This isn’t a question of video games vs. grapes. This is a question of whether the CANDY CRUSH mark King has registered is confusingly similar to the CANDY CRUNCH mark as applied for. Now a good argument could be made that the marks themselves are not that similar in appearance and on that basis confusion is unlikely. But to say that this opposition is about grapes vs software just misses the point.

Anonymous Coward says:

Re: Re:

I’ve read the docket and while I’m probably in need of an IP lawyer to explain how the docket is structured to me, Activision-Blizzard-King’s opposition seems rather absurd to me, unless ABG wants to start making candies with the Candy Crush brand.

Unless you’re arguing that ABG also wants to also make cheap candy (a possibility, considering Kotick cut his teeth hawking ice cream before ruining the games industry), there is very little market crossover, which is why Geithner brought up the "fruit vs game" comparison.

Your argument isn’t that clear. Are you, perhaps, arguing that their logos are similarly filed under Class 30? Because that is how I’m reading your argument.

Anonymous Coward says:

Re: Re: Re:

This is a trademark opposition in front of the TTAB, and as such the crux of the issue will come down to the descriptions of goods/services that are in the application filed by IFG, and the descriptions in the trademark registrations owned by King (now technically King probably can claim common law trademark rights beyond the descriptions in its registrations, but that is not needed to understand my point.).

Looking at IFG’s application, it is seeking to obtain rights that go far beyond just grapes. It is seeking registration form among other things:

"Confectionary, namely, chewing gum, chewy sweets, chocolate confections, boiledconfectionery made of sugar; hard confectionery made of sugar, jelly confections, lollipops; sherbet and sour lollies, toffee; ice cream; sorbet; edible ices; seasonings; spices; sauces; condiments for food and drink, being ketchup, mustard, barbeque sauce, and mayonnaise; custard"

King has, among other things, a trademark registration for their CANDY CRUSH logo that covers:

"Bread; Ices; Sugar, honey, treacle; Sauces being condiments; Spices; Almond confectionery, namely, sugar-coated almonds; Biscuits; Bread rolls; Buns; Cake mixes being powder; Cakes; Candy; Candies; Caramels; Cereal bars; Cereal- based snackfood; Chewing gum; Corn Chips; Chocolate-based beverages; Chocolate and chocolates; Chocolate bars; Chocolate-based beverages with milk; Cocoa-based beverages;Cocoa products, namely, cocoa powder; Cocoa beverages with milk; Flavorings forcoffee; Coffee flavored syrup used in making beverages; Confectionary made of sugar for decorating cakes; Confectioneryfor decorating Christmas trees; Confectionery made of sugar; Cookies; Corn flakes; Cotton candy; Crackers; Custard; Edible ices; Frozen yogurt; Fruit coulis; Fruit jelly candy; Frozen confections, namely, freezer bars; Fudge; Gingerbread; High-protein cereal bars; Ice cream; Icecream drinks; Jelly beans; Ketchup; Lol- lipops; Marzipan; Marshmallows; Mayonnaise; Muesli; Noodle-based prepared meals;Oat-based snack food; Oat flakes; Oatmeal; Pancakes; Pasta; Pasta sauce; Pastries; Pastry; Peanut brittle; Pepper; Peppermint sweets; Petitbeurre biscuits; Petits fours; Pies; Pizzas; Popcorn; Powders for ice cream; Pralines; Puddings; Quiches; Ravioli; Rice-based snack food; Rice cakes; Sandwiches; Sauces; Seasonings; Sorbets; Spaghetti; Spices; Sugar; Sweets; Tacos; Tarts; Toffees; Tomato sauce; Tortillas; Waffles; ice milk and frozen yogurt"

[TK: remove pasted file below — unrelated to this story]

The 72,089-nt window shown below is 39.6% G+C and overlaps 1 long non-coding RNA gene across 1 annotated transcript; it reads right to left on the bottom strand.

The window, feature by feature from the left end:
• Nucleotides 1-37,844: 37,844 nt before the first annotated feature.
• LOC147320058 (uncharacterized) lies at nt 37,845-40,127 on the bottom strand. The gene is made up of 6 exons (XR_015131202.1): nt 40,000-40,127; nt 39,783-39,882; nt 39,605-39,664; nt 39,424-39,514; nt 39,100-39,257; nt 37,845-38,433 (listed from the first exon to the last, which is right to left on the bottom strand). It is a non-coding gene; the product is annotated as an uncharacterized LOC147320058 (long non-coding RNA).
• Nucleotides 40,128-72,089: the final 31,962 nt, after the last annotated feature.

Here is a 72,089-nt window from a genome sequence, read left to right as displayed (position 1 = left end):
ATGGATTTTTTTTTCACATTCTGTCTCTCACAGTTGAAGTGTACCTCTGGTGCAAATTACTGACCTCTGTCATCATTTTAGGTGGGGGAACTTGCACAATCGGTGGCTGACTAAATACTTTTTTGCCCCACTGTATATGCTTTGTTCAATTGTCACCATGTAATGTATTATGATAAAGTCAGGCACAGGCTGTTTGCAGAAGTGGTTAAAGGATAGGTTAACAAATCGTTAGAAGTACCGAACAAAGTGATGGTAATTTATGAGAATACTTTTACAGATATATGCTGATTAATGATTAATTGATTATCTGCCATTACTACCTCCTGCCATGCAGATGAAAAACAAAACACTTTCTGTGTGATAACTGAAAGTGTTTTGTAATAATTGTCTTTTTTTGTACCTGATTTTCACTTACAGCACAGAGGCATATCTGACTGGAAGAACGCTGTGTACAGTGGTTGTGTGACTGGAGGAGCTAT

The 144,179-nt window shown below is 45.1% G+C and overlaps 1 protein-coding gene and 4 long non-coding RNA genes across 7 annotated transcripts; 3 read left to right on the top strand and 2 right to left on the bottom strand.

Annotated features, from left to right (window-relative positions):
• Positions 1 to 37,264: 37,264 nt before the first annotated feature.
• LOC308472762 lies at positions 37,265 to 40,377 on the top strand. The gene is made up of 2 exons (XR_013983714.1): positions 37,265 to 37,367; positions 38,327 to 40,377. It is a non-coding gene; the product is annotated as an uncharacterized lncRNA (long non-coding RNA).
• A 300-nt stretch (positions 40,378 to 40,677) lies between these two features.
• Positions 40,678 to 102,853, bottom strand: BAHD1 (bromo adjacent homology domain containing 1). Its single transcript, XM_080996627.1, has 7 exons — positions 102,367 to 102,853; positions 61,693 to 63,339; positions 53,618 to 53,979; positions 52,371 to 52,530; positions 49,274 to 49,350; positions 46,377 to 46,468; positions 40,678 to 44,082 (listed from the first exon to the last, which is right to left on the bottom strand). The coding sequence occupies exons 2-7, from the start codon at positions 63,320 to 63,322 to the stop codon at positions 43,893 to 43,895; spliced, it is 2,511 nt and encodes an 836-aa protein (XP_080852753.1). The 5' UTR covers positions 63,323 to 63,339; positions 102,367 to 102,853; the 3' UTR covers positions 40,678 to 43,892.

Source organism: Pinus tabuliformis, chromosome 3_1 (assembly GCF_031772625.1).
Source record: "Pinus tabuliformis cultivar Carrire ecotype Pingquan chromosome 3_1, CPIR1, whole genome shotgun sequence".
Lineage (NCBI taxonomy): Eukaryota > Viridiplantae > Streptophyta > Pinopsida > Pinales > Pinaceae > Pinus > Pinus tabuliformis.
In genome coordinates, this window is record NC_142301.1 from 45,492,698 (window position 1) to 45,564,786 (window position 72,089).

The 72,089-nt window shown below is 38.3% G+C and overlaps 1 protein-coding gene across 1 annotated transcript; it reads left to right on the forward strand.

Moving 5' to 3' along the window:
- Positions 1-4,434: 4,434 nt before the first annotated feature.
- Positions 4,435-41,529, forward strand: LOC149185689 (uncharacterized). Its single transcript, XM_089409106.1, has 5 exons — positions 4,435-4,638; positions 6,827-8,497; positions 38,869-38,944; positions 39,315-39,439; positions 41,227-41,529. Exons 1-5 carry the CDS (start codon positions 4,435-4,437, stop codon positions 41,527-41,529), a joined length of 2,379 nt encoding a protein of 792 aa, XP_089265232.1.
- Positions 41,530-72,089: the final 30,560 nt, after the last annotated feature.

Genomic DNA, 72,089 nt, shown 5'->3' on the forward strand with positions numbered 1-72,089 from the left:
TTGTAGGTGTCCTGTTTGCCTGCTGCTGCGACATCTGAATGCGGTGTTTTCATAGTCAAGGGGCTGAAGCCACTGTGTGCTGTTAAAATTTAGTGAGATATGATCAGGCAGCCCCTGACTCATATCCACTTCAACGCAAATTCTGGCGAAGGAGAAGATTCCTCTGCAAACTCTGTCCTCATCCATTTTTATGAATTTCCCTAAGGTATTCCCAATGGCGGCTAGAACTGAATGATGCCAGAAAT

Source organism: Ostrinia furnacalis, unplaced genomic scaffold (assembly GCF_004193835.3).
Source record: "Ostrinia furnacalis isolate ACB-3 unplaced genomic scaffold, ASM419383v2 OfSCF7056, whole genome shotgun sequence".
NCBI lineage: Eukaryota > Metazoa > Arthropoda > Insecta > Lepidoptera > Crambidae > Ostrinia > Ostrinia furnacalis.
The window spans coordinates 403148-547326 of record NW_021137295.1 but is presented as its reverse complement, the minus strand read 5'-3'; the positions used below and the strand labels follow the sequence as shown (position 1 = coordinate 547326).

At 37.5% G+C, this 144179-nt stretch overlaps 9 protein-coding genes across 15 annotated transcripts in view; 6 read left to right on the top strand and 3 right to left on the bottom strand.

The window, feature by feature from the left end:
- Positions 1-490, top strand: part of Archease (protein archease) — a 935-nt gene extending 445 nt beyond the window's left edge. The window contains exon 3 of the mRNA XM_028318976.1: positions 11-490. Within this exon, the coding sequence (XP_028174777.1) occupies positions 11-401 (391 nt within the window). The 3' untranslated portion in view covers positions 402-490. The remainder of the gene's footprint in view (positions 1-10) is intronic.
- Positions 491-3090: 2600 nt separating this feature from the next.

So you see, there is an overlap between the description of goods in the King registration and the goods in the IFG application. And that is my point. Arguing that dispute is between grapes and software is not really true. The opposition is based on the goods as applied for, those include candies and what not, and King has trademark registrations that cover those goods. If IFG had perhaps only applied for grapes maybe their application would have gone through. It’s hard to say though as of course King could still have taken the approach that gapes are similar enough to the food goods it sells (and maybe they do have a registration for grapes or some kind of fruit item, I didn’t look that close). IFG would be in a better place though if there was not a direct overlap between the applied for goods and the goods listed in King’s registrations.

Tanner Andrews (profile) says:

Re: Re: Re: Re:

King has, among other things, a trademark registration for their CANDY CRUSH logo that covers [ … ]

They may indeed have registered the trademark, but are they actually selling bread, ices, sugar-coated almonds, &c., under that name? I had understood them to be offering computer games.

If they are not using the mark in such commerce, then their opposition is not well taken.

Lostinlodos (profile) says:

Er, Mr Judge?

Excuse me, Mr Judge man? Mr Judge man?
I’m worried people will confuse the grape with our game. See, our game has grapes. Of sorts.
We can’t have that confusion!’

‘Wait, sir, your honourableness! What do you mean our game isn’t original. No, don’t look over there. Don’t look at that game sir! Ours doesn’t use pills or gems. It’s very different!’

‘Wait, wait, before you rule you need to remember we donated $10 to your election campaign! Remember! Remember!’